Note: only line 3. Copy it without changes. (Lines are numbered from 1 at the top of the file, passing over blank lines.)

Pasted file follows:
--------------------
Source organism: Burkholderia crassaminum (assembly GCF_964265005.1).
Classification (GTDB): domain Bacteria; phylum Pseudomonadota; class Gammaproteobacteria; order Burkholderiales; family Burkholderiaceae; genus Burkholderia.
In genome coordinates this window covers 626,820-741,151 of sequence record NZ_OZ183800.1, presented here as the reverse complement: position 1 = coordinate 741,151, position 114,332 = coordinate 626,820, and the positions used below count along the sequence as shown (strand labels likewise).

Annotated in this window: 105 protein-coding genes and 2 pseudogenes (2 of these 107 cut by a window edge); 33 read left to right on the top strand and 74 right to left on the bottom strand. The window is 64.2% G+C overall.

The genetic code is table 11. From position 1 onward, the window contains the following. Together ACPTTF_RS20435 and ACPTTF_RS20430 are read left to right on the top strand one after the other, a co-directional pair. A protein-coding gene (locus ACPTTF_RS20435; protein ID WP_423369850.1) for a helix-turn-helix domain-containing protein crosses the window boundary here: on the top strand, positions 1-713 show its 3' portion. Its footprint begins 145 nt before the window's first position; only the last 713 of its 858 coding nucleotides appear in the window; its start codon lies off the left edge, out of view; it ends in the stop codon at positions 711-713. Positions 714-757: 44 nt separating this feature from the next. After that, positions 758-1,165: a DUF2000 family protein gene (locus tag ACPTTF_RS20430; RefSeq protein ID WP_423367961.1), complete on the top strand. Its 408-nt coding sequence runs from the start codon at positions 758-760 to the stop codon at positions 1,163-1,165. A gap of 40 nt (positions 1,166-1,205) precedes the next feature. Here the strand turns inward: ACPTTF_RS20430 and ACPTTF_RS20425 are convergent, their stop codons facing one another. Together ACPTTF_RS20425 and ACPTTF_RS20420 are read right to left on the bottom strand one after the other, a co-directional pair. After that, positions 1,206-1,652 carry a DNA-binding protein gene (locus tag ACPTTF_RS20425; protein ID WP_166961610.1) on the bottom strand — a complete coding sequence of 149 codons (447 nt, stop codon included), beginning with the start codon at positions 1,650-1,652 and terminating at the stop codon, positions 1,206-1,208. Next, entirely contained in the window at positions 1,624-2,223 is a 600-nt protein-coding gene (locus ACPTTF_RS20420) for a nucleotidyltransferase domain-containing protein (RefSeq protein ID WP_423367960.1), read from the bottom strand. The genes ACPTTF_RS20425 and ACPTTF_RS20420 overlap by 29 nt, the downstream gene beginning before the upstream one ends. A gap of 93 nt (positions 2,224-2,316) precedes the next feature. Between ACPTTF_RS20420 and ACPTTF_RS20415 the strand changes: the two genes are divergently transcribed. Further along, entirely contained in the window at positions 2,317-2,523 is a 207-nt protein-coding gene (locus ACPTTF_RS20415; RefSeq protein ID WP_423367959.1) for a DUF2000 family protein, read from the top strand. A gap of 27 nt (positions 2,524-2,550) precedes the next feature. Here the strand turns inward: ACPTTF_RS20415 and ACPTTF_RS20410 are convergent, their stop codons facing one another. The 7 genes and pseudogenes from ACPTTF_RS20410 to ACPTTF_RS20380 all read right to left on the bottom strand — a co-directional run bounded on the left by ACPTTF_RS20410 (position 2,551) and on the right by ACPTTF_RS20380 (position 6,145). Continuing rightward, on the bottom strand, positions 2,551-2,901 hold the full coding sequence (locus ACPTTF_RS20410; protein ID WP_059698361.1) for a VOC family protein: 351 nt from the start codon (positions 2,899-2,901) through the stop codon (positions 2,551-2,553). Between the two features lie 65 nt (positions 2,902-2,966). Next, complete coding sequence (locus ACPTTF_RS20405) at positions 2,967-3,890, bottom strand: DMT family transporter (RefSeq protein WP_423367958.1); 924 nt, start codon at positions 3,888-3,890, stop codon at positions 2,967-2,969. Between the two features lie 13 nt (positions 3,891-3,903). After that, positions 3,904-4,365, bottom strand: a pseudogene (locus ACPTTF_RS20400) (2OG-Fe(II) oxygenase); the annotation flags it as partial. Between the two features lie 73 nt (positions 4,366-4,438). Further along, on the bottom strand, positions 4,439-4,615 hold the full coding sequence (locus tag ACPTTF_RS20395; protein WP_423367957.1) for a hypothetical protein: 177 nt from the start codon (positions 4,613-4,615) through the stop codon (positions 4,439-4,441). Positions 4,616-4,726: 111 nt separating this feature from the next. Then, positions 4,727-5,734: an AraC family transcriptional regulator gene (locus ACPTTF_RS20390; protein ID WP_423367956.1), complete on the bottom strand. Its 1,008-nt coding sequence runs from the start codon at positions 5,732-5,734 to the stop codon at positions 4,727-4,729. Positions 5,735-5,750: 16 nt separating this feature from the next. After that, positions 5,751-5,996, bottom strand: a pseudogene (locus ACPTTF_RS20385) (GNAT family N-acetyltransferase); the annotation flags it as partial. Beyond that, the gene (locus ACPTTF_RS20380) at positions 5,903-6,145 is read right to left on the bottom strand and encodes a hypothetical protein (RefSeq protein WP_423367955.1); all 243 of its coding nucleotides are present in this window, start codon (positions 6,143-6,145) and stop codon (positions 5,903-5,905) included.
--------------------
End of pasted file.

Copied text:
In genome coordinates this window covers 626,820-741,151 of sequence record NZ_OZ183800.1, presented here as the reverse complement: position 1 = coordinate 741,151, position 114,332 = coordinate 626,820, and the positions used below count along the sequence as shown (strand labels likewise).